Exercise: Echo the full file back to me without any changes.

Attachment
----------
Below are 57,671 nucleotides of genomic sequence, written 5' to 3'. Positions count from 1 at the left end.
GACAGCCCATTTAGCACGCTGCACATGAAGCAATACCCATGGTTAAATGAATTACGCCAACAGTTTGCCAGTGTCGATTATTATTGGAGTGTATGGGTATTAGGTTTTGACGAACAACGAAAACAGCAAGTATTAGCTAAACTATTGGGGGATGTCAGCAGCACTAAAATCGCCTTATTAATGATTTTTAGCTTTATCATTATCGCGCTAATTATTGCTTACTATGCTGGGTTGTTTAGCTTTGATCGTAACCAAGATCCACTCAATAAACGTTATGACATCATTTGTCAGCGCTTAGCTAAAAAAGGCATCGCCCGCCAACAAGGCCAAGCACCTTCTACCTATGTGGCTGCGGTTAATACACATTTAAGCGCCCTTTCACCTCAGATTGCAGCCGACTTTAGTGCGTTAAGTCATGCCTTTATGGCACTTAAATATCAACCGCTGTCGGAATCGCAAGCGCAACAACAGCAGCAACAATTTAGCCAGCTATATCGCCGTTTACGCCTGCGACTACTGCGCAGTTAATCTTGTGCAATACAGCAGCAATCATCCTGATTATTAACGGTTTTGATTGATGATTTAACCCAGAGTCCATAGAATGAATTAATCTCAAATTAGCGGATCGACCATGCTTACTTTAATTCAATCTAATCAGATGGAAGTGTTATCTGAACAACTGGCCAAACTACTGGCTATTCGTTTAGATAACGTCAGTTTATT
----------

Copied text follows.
Below are 57,671 nucleotides of genomic sequence, written 5' to 3'. Positions count from 1 at the left end.
GACAGCCCATTTAGCACGCTGCACATGAAGCAATACCCATGGTTAAATGAATTACGCCAACAGTTTGCCAGTGTCGATTATTATTGGAGTGTATGGGTATTAGGTTTTGACGAACAACGAAAACAGCAAGTATTAGCTAAACTATTGGGGGATGTCAGCAGCACTAAAATCGCCTTATTAATGATTTTTAGCTTTATCATTATCGCGCTAATTATTGCTTACTATGCTGGGTTGTTTAGCTTTGATCGTAACCAAGATCCACTCAATAAACGTTATGACATCATTTGTCAGCGCTTAGCTAAAAAAGGCATCGCCCGCCAACAAGGCCAAGCACCTTCTACCTATGTGGCTGCGGTTAATACACATTTAAGCGCCCTTTCACCTCAGATTGCAGCCGACTTTAGTGCGTTAAGTCATGCCTTTATGGCACTTAAATATCAACCGCTGTCGGAATCGCAAGCGCAACAACAGCAGCAACAATTTAGCCAGCTATATCGCCGTTTACGCCTGCGACTACTGCGCAGTTAATCTTGTGCAATACAGCAGCAATCATCCTGATTATTAACGGTTTTGATTGATGATTTAACCCAGAGTCCATAGAATGAATTAATCTCAAATTAGCGGATCGACCATGCTTACTTTAATTCAATCTAATCAGATGGAAGTGTTATCTGAACAACTGGCCAAACTACTGGCTATTCGTTTAGATAACGTCAGTTTATT